Bexleyheath, Blackheath & Orpington
Why Make a Will?
The majority of adults in this country have no valid Will. As a result of not contacting Will Solicitors before death, seven out of every ten people who die can leave their loved ones with what may be unnecessarily complicated problems at a time when they are least able to deal with them.
- If you die without leaving a Will the law decides how your property is divided and this may not be a true reflection of your wishes. In certain case this could mean that a spouse may have to sell their home to provide children with a share of its value
- If you have children, provision can be made in the Will to determine who would become their Guardian if you and your spouse/partner die at the same time
- You may give particular gifts or sums of money to specific people and you can say how your funeral may be dealt with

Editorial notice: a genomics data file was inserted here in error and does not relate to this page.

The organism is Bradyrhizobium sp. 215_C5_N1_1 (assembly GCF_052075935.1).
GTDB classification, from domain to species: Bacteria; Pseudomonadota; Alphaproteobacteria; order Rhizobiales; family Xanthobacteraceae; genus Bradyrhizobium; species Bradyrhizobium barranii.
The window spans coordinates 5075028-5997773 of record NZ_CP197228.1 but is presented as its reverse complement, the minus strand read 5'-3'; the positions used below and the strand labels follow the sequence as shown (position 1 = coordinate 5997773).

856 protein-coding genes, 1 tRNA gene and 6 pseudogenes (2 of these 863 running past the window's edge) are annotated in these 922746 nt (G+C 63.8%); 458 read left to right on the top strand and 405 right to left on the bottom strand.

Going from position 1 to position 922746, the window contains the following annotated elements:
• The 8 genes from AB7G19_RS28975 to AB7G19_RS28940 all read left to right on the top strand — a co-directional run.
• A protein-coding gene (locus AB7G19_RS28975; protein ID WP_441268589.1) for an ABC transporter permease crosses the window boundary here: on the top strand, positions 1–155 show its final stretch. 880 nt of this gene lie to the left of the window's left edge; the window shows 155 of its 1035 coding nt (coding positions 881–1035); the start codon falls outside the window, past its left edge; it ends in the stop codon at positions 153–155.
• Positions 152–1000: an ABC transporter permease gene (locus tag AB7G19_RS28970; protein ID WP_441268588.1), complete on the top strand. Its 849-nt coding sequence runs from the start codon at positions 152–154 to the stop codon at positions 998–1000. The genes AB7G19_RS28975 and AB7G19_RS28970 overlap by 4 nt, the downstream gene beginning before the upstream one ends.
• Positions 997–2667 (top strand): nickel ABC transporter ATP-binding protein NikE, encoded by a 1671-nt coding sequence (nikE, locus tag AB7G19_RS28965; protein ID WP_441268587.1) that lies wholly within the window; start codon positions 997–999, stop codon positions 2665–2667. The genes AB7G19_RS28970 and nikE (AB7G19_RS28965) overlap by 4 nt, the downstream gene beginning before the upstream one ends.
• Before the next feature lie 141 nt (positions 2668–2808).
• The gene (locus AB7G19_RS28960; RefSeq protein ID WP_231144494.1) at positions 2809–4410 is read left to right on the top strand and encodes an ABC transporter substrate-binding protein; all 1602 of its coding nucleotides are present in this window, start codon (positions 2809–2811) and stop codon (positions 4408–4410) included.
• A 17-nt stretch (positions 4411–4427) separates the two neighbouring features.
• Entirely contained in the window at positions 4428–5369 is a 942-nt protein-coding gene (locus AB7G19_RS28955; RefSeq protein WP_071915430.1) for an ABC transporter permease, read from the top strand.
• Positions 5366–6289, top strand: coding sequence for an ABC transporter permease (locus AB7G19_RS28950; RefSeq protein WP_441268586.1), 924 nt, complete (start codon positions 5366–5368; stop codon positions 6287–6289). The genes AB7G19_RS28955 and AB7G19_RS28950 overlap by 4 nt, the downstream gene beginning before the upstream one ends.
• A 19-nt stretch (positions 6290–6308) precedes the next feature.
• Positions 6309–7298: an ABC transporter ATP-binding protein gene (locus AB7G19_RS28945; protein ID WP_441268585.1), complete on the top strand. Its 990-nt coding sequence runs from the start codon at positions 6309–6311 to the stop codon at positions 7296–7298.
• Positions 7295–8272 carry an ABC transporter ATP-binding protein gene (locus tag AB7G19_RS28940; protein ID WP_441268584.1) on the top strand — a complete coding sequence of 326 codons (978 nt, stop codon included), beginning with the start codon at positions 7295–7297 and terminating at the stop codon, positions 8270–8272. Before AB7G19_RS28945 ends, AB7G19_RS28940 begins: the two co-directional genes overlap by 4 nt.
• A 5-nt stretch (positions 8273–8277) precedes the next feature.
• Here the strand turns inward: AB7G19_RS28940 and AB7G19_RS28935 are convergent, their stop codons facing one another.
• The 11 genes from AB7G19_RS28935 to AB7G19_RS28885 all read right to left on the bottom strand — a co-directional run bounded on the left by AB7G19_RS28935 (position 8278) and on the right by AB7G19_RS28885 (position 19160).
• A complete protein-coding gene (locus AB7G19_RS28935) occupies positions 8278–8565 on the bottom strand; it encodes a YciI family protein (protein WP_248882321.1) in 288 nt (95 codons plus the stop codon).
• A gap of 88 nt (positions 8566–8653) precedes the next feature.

- You may appoint who you want as executors so that they can immediately deal with your affairs
- If you are not married to your partner you will not automatically inherit each others assets
When Should You Change Your Will?
When there has been a significant increase/decrease in your wealth.
- If you marry, your Will, will become null and void unless it was made in contemplation of the marriage
- If you are separated from your husband or wife and he or she is mentioned in your Will they will still be entitled to any legacy willed to them
- If you are separated from your husband or wife and are in a new relationship, but not yet divorced your partner will not be entitled to your assets unless mentioned in your Will
- Other events such as divorce, remarriage or death of beneficiaries or executors named in your Will or the birth of children or grandchild for whom provision is made in your current Will may make it necessary for you to consider making a new Will